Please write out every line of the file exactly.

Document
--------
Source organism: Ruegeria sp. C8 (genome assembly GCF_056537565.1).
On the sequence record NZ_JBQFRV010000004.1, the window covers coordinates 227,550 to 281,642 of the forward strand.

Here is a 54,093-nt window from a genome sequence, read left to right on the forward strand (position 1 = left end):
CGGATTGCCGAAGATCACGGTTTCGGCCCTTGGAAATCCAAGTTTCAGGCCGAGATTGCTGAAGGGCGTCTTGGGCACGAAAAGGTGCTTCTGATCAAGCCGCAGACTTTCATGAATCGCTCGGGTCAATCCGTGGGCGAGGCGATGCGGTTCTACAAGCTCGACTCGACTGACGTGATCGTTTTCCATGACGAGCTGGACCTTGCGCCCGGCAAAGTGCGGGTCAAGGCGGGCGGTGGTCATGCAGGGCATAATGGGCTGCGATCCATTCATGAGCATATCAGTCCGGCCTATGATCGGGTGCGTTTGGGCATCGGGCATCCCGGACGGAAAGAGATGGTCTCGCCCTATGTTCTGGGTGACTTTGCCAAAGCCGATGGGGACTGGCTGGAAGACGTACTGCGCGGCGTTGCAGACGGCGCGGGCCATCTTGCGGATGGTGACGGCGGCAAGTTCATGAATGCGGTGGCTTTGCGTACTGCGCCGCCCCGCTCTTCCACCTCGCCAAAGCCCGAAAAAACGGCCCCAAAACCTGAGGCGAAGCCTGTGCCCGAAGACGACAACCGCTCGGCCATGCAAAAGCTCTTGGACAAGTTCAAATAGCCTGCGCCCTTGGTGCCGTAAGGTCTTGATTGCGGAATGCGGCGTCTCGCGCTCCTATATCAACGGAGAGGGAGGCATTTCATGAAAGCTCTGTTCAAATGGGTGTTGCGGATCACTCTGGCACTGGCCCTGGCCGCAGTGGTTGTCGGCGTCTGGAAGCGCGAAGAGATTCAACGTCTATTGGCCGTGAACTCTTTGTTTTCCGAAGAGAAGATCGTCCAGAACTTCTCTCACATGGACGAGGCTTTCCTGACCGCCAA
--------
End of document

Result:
Source organism: Ruegeria sp. C8 (genome assembly GCF_056537565.1).
On the sequence record NZ_JBQFRV010000004.1, the window covers coordinates 227,550 to 281,642 of the forward strand.

Here is a 54,093-nt window from a genome sequence, read left to right on the forward strand (position 1 = left end):
CGGATTGCCGAAGATCACGGTTTCGGCCCTTGGAAATCCAAGTTTCAGGCCGAGATTGCTGAAGGGCGTCTTGGGCACGAAAAGGTGCTTCTGATCAAGCCGCAGACTTTCATGAATCGCTCGGGTCAATCCGTGGGCGAGGCGATGCGGTTCTACAAGCTCGACTCGACTGACGTGATCGTTTTCCATGACGAGCTGGACCTTGCGCCCGGCAAAGTGCGGGTCAAGGCGGGCGGTGGTCATGCAGGGCATAATGGGCTGCGATCCATTCATGAGCATATCAGTCCGGCCTATGATCGGGTGCGTTTGGGCATCGGGCATCCCGGACGGAAAGAGATGGTCTCGCCCTATGTTCTGGGTGACTTTGCCAAAGCCGATGGGGACTGGCTGGAAGACGTACTGCGCGGCGTTGCAGACGGCGCGGGCCATCTTGCGGATGGTGACGGCGGCAAGTTCATGAATGCGGTGGCTTTGCGTACTGCGCCGCCCCGCTCTTCCACCTCGCCAAAGCCCGAAAAAACGGCCCCAAAACCTGAGGCGAAGCCTGTGCCCGAAGACGACAACCGCTCGGCCATGCAAAAGCTCTTGGACAAGTTCAAATAGCCTGCGCCCTTGGTGCCGTAAGGTCTTGATTGCGGAATGCGGCGTCTCGCGCTCCTATATCAACGGAGAGGGAGGCATTTCATGAAAGCTCTGTTCAAATGGGTGTTGCGGATCACTCTGGCACTGGCCCTGGCCGCAGTGGTTGTCGGCGTCTGGAAGCGCGAAGAGATTCAACGTCTATTGGCCGTGAACTCTTTGTTTTCCGAAGAGAAGATCGTCCAGAACTTCTCTCACATGGACGAGGCTTTCCTGACCGCCAA